Why Retro Games Still Matter
Recently I came across an article which called into question the point of playing older games when there are plenty of better newer games released today. I’m not going to link this article since it seems to be gaining a lot of negativity on the Internet, which is a shame as everybody is entitled to there opinion. In this article I’m going to simply give my personal take on the subject and why I still play retro games to this day.
I’ve mentioned in previous podcasts and articles that I started playing retro games even when I had modern systems. When I used to play the Mega Drive when I was younger the two games that got a lot of play time from me were the Midway Arcade Collection (which included Defender 1 & 2, Joust, Sinistar, and Robotron 2084) and another collection of older games that included Pong, Centipede, and Missile Command. I’ve always had this fascination with the past. Outside of gaming I love to go to museums and watch historical documentaries. For me personally, its always just been a general interest to learn about the games I play and see how they have evolved over time.
With the boom of more indie developers we are starting to see a lot of games take inspiration from the past and bring back titles that we will never see again from AAA developers. A recent game I thoroughly enjoyed was Woah Dave!, a love letter to the single screen arcade games of old like Joust that kept its gameplay formula incredibly simple but provided hours of fun for me on the PS Vita on the go. Another great title was Rock Boshers (PC, PS4 and PS vita) a criminally under appreciated love letter to fans of the ZX Spectrum right down to including a optional long start up screen. There are numerous examples of indie developers taking ideas from the past and presenting them to the current generation of gamers. This not only educates gamers about the past I’ve also seen younger gamers actually look back to older games and experience them. Nintendo, Playstation, and especially PC do a great job of making older games available digitally allowing gamers to enjoy the old on the modern systems. The infamous website Good Old Games has built much of its financial success of off peoples love and interest to download and play old games DRM free, a website I recommend to all gamers.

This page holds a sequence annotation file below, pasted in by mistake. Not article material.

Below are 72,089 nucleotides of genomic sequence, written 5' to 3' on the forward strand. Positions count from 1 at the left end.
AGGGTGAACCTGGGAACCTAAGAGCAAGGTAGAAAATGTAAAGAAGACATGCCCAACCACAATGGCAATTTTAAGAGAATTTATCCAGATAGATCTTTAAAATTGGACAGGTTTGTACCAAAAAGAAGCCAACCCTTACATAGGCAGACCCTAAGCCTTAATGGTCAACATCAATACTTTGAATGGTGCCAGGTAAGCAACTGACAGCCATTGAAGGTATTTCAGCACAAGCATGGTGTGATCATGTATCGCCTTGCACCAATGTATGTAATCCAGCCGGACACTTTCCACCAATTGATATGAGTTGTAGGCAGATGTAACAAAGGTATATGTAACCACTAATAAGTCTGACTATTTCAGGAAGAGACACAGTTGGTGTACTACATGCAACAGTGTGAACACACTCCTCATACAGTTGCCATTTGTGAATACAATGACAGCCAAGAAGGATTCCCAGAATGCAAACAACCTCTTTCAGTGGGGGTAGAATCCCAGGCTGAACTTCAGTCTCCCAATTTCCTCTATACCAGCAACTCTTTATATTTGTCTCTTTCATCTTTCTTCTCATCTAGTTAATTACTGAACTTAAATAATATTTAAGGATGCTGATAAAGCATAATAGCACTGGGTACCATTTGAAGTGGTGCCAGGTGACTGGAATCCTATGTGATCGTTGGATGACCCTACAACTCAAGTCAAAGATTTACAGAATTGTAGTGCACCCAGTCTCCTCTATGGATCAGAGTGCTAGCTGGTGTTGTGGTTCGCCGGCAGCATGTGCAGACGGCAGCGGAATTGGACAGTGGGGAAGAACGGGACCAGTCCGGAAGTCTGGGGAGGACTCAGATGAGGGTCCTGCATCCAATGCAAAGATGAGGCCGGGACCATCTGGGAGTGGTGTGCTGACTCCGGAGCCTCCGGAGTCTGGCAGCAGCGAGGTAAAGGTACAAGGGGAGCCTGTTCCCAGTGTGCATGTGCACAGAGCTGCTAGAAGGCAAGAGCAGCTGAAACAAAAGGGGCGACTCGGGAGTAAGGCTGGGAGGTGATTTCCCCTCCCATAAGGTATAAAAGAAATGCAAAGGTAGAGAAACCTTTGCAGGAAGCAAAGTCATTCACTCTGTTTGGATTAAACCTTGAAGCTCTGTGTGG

It may just me turning into a old goat but I personally find a lot of modern games remove content. A great example of this is Perfect Dark on N64, which is possibly the peak of FPS content, it featured a full single player campaign which could also be played co-op. It also featured a massive multiplayer which you could play locally with four friends and also throw in a generous amount of AI controlled bots to mix things up. Hell, you can even play the multiplayer alone with bots if you wanted. You also had challenges which could be played alone or with up to four friends. The game also featured an office area for you to just walk around at your own leisure or do some training. The spiritual successor to this game was Timesplitters on PS2 which featured a multiplayer and a piss poor campaign. Another quick example is compare any of the Deus Ex sequels to the original and you will once again see a dramatic difference in content. I’m not saying the new games are bad but it is a general pattern that we see when games are updated on next gen systems.
Nostalgia is also very powerful in the gaming industry. People still buy every iteration of Mario or Zelda because of their love for the original. We even see this in modern titles you may not expect. The recent Rise of the Tomb Raider, which is critically praised over most games in the series, was likely purchased by gamers because of there loose nostalgia to the original pointy polygon series. Not only that the developers took inspiration from the game by looking at past titles in the series. Yes, the formula has changed and plays a lot different from how it is but there’s no denying it takes themes from the original. We are also currently in a gaming period where we are literally seeing a surge of remake games like the upcoming Final Fantasy 7 remake as well as sequels to very old games like Shenmue 3. The later ended up doing very well on Kickstarter which once again proves there is a lot of love for the past out there.
It may sound a little cliché today but without the past, modern games would not be what they are today. Every new title we see today takes some inspiration from a previous title and brings something new to the formula. Yes, the same can be said for films, books, music etc the main point I’m getting at is, without that past we can’t move forward.